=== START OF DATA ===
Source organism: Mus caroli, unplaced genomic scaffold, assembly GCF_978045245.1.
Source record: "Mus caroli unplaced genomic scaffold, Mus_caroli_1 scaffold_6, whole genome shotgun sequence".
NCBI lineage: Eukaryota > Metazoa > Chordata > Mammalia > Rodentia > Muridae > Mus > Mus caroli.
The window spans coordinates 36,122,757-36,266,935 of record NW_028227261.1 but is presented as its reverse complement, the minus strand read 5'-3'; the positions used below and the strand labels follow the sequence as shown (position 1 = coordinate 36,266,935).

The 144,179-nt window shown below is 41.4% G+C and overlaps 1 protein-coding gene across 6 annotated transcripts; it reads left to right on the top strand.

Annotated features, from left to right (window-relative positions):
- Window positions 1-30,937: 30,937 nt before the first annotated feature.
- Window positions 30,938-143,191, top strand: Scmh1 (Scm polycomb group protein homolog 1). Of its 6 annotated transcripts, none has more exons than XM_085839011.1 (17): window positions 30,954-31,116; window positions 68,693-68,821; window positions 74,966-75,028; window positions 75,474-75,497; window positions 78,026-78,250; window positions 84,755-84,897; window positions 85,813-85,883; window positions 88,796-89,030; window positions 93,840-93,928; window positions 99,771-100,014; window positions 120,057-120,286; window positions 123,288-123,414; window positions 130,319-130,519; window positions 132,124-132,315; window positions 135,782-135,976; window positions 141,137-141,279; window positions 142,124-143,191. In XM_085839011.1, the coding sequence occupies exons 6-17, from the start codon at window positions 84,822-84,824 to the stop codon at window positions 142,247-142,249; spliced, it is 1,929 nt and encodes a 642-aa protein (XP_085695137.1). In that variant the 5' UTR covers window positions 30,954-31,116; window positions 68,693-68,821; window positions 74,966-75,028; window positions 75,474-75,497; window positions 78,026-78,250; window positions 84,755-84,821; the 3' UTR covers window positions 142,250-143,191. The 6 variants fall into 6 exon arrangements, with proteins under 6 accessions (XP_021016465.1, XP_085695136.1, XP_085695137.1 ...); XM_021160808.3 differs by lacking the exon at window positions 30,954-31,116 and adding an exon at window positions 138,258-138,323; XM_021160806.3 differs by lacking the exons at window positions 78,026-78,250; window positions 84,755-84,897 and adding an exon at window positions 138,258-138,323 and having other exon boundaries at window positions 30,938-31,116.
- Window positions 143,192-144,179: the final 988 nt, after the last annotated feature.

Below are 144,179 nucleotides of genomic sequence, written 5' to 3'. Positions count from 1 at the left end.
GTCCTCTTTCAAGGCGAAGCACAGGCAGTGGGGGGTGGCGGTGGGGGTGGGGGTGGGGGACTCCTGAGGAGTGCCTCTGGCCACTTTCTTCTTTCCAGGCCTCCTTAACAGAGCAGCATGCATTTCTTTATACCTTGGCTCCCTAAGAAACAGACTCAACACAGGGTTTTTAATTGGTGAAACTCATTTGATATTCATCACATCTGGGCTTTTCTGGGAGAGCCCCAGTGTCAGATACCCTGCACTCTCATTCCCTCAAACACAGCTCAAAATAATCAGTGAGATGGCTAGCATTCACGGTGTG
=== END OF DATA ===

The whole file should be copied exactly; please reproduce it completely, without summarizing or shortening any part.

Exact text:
Source organism: Mus caroli, unplaced genomic scaffold, assembly GCF_978045245.1.
Source record: "Mus caroli unplaced genomic scaffold, Mus_caroli_1 scaffold_6, whole genome shotgun sequence".
NCBI lineage: Eukaryota > Metazoa > Chordata > Mammalia > Rodentia > Muridae > Mus > Mus caroli.
The window spans coordinates 36,122,757-36,266,935 of record NW_028227261.1 but is presented as its reverse complement, the minus strand read 5'-3'; the positions used below and the strand labels follow the sequence as shown (position 1 = coordinate 36,266,935).

The 144,179-nt window shown below is 41.4% G+C and overlaps 1 protein-coding gene across 6 annotated transcripts; it reads left to right on the top strand.

Annotated features, from left to right (window-relative positions):
- Window positions 1-30,937: 30,937 nt before the first annotated feature.
- Window positions 30,938-143,191, top strand: Scmh1 (Scm polycomb group protein homolog 1). Of its 6 annotated transcripts, none has more exons than XM_085839011.1 (17): window positions 30,954-31,116; window positions 68,693-68,821; window positions 74,966-75,028; window positions 75,474-75,497; window positions 78,026-78,250; window positions 84,755-84,897; window positions 85,813-85,883; window positions 88,796-89,030; window positions 93,840-93,928; window positions 99,771-100,014; window positions 120,057-120,286; window positions 123,288-123,414; window positions 130,319-130,519; window positions 132,124-132,315; window positions 135,782-135,976; window positions 141,137-141,279; window positions 142,124-143,191. In XM_085839011.1, the coding sequence occupies exons 6-17, from the start codon at window positions 84,822-84,824 to the stop codon at window positions 142,247-142,249; spliced, it is 1,929 nt and encodes a 642-aa protein (XP_085695137.1). In that variant the 5' UTR covers window positions 30,954-31,116; window positions 68,693-68,821; window positions 74,966-75,028; window positions 75,474-75,497; window positions 78,026-78,250; window positions 84,755-84,821; the 3' UTR covers window positions 142,250-143,191. The 6 variants fall into 6 exon arrangements, with proteins under 6 accessions (XP_021016465.1, XP_085695136.1, XP_085695137.1 ...); XM_021160808.3 differs by lacking the exon at window positions 30,954-31,116 and adding an exon at window positions 138,258-138,323; XM_021160806.3 differs by lacking the exons at window positions 78,026-78,250; window positions 84,755-84,897 and adding an exon at window positions 138,258-138,323 and having other exon boundaries at window positions 30,938-31,116.
- Window positions 143,192-144,179: the final 988 nt, after the last annotated feature.

Below are 144,179 nucleotides of genomic sequence, written 5' to 3'. Positions count from 1 at the left end.
GTCCTCTTTCAAGGCGAAGCACAGGCAGTGGGGGGTGGCGGTGGGGGTGGGGGTGGGGGACTCCTGAGGAGTGCCTCTGGCCACTTTCTTCTTTCCAGGCCTCCTTAACAGAGCAGCATGCATTTCTTTATACCTTGGCTCCCTAAGAAACAGACTCAACACAGGGTTTTTAATTGGTGAAACTCATTTGATATTCATCACATCTGGGCTTTTCTGGGAGAGCCCCAGTGTCAGATACCCTGCACTCTCATTCCCTCAAACACAGCTCAAAATAATCAGTGAGATGGCTAGCATTCACGGTGTG